Au Revoir, Concorde

The supersonic jet’s last trip across the Atlantic.

After its June 2003 transatlantic trip, Concorde F-BVFA taxis to its final home, the National Air and Space Museum. (Eric Long / NASM)
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To mark the 50th anniversary of the Concorde’s March 1969 first flight, we are reprinting this account of its last transatlantic journey. This essay first appeared in Feb/Mar 2004.

As curator of Air Transportation at the National Air and Space Museum, I oversee the Museum’s collection of 16 transports, which includes one of the most beautiful and impractical aircraft ever built: the Aérospatiale/BAC Concorde.

Before Air France and British Airways ended their Concorde service in 2003, the technological marvel had ferried their elite clientele across the Atlantic in a style the rest of us could only dream about. Created jointly by British and French engineers, the Concorde began service in 1976, flying passengers at twice the speed of sound. It guzzled jet fuel at the rate of one ton per seat, pushing the average round-trip fare to a staggering $12,000. That was more than the market would bear, and Air France and British Airways would eventually scale back their already limited service. Routes from London and Paris to Washington, D.C., Rio de Janeiro, Caracas, Miami, Singapore, and other locations were cut, leaving only transatlantic service to New York. Even then, Concordes often flew half full, with many of the passengers flying as guests of the airlines or as upgrades.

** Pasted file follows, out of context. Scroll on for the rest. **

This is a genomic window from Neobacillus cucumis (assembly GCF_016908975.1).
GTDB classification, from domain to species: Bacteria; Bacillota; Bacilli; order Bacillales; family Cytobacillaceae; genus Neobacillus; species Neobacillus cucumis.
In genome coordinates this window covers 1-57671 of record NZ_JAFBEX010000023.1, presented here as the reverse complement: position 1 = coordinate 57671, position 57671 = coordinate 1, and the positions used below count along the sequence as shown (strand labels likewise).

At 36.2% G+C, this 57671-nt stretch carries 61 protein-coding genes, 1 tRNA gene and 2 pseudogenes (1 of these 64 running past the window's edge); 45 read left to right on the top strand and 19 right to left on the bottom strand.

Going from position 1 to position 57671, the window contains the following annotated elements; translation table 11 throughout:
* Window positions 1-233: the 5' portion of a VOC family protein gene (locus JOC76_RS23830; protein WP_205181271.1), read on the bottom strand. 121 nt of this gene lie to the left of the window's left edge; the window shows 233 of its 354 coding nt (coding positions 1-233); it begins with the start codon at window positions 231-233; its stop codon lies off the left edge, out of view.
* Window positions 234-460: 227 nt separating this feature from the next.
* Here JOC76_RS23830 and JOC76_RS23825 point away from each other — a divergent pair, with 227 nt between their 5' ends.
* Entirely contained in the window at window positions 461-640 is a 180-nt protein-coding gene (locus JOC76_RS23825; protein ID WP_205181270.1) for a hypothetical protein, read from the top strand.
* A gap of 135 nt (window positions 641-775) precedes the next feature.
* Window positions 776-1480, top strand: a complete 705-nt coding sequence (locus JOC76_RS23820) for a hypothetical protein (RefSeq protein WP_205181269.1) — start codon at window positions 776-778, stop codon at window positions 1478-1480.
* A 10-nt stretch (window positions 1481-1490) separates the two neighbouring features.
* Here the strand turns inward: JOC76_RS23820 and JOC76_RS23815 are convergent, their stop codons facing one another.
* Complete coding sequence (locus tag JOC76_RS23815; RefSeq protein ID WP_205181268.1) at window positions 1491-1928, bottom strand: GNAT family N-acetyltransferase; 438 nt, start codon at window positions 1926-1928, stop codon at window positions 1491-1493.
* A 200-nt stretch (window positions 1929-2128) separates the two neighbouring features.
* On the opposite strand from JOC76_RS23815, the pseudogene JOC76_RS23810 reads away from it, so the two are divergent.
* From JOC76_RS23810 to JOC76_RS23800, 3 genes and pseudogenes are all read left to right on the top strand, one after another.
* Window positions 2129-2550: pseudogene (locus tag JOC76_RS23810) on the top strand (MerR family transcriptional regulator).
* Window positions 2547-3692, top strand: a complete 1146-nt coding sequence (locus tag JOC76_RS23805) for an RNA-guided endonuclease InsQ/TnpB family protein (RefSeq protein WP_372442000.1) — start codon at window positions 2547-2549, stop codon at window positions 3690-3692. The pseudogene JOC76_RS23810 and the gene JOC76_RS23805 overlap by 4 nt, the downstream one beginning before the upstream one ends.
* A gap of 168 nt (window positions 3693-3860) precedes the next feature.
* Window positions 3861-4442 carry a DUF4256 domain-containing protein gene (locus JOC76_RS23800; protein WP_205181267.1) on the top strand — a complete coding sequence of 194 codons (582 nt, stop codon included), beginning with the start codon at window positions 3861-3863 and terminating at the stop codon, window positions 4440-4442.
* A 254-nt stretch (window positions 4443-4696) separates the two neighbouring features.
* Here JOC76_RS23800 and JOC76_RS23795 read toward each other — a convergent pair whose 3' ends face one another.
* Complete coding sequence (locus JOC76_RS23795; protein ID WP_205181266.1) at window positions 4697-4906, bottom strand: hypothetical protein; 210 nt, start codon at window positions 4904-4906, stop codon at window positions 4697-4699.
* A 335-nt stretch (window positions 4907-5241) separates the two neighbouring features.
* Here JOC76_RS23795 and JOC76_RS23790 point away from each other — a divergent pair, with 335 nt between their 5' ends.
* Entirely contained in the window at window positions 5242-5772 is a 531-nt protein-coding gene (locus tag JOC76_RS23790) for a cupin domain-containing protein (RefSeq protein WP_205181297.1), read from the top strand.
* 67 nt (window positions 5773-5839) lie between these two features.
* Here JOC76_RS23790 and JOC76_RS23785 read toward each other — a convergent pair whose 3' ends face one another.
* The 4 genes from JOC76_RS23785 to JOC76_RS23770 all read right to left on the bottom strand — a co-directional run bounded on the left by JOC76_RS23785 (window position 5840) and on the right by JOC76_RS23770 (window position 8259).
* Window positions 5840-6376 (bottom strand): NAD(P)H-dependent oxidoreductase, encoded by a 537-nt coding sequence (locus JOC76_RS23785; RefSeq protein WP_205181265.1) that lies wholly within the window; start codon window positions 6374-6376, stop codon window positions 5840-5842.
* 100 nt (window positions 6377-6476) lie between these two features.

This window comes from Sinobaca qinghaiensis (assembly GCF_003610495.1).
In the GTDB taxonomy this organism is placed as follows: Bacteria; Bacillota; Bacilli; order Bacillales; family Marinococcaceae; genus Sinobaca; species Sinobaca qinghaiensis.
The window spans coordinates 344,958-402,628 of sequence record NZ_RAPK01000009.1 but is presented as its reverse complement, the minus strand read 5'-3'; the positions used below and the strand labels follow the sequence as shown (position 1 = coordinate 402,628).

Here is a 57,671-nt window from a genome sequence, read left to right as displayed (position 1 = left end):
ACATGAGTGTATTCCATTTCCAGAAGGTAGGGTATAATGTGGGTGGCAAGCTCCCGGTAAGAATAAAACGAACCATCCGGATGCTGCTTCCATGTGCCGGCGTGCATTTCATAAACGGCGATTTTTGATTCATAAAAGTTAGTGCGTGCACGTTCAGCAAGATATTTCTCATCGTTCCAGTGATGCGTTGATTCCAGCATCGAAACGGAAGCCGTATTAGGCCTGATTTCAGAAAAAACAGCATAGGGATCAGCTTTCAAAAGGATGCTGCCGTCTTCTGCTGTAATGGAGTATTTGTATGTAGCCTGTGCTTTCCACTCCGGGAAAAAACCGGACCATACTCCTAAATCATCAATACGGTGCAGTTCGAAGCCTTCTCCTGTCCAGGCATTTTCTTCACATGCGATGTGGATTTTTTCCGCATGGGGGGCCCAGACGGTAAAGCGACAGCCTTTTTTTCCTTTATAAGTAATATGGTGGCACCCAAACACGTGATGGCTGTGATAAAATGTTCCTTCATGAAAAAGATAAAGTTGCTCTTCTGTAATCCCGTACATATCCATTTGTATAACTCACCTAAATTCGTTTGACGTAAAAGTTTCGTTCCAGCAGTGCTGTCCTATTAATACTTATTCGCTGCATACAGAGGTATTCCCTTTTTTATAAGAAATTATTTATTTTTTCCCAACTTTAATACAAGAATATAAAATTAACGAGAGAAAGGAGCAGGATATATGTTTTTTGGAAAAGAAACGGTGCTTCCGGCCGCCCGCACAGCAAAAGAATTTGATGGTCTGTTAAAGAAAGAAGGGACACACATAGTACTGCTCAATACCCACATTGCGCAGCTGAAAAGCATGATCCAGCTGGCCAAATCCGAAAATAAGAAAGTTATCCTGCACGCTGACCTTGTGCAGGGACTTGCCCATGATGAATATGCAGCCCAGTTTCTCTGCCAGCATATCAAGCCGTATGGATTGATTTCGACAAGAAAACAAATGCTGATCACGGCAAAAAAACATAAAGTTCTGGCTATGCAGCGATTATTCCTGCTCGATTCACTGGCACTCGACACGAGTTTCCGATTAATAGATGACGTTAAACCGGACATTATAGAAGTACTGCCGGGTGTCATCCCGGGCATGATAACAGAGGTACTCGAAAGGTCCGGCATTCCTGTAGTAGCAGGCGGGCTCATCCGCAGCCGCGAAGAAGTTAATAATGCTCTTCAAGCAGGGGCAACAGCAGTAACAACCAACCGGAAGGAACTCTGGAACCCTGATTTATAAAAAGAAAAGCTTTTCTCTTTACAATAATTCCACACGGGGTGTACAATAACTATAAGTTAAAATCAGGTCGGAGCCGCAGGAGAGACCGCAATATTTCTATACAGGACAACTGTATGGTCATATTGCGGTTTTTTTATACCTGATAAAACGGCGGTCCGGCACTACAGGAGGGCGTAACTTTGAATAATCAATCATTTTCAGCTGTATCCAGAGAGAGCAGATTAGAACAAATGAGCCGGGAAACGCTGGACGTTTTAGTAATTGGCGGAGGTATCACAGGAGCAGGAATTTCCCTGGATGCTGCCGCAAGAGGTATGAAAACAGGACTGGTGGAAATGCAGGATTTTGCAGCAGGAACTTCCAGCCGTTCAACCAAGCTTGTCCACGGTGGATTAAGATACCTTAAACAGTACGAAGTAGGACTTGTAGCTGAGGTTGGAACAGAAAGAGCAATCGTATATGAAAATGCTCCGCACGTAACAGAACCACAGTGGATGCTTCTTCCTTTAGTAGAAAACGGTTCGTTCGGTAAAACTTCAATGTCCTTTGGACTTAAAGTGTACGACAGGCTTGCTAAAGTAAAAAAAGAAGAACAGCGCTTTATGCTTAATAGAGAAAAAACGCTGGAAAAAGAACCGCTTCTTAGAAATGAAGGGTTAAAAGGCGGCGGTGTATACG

By 1989 airline executives realized their wonder jet could never pay for itself, so Air France promised eventually to give one of its Concordes to the Smithsonian Institution. Fourteen years later, Air France president Jean Cyril Spinetta told the museum we could expect our Concorde—F-BVFA, the first Concorde in service, and the one with the most flight time (17,824 hours)—in mid-2003. By remarkable coincidence, I was already scheduled to be in France, and thus would be available to represent the Smithsonian on the Concorde’s retirement flight.

The journey from Paris to the Museum’s Steven F. Udvar-Hazy Center at Washington Dulles International Airport in Virginia was set for June 12. But Air France treated the 60 passengers aboard Flight 4386—among them the cellist Mstislav Rostropovich, who I learned always flew the Concorde with his cello in an adjacent seat—to the same magnificent amenities that accompanied all Concorde flights.

The Concorde predated selfie culture, but passengers frequently asked flight attendants to snap their photos. (Etienne de Malglaive)

I was instructed to arrive at the Concorde desk at Charles de Gaulle airport at 10 a.m., but I got there an hour early. My first hint that this was to be a special experience came as I was led to the front of the Customs line and whisked through while dozens of coach passengers stared and wondered who that person was who had just sailed past the authorities...

...and into the Concorde lounge: Air France had created a beautiful waiting area, separate from the airline’s first-class lounge. Champagne flowed freely. Several French passengers stressed to me how honored they felt that the Smithsonian was accepting one of their Concordes. The aircraft had occupied a place in the hearts of the French people, and they felt both pride and sadness over its retirement. I was happy to tell them that everyone I knew appreciated the technological brilliance and beauty of the aircraft.

At 11:30 a.m. the party moved down a jetway to the waiting airliner, which had been parked outside the window of the lounge for all to admire. Despite the festive atmosphere inside, the day was gloomy, with rain pouring down on the wings and fuselage. Before we boarded, the cabin crew politely warned us to duck as we walked through the tiny doorway. I was given a seat in the forward cabin, where the elite of the elite had insisted on sitting. I heard several tales of temper tantrums by rock stars who’d been given seats in the back.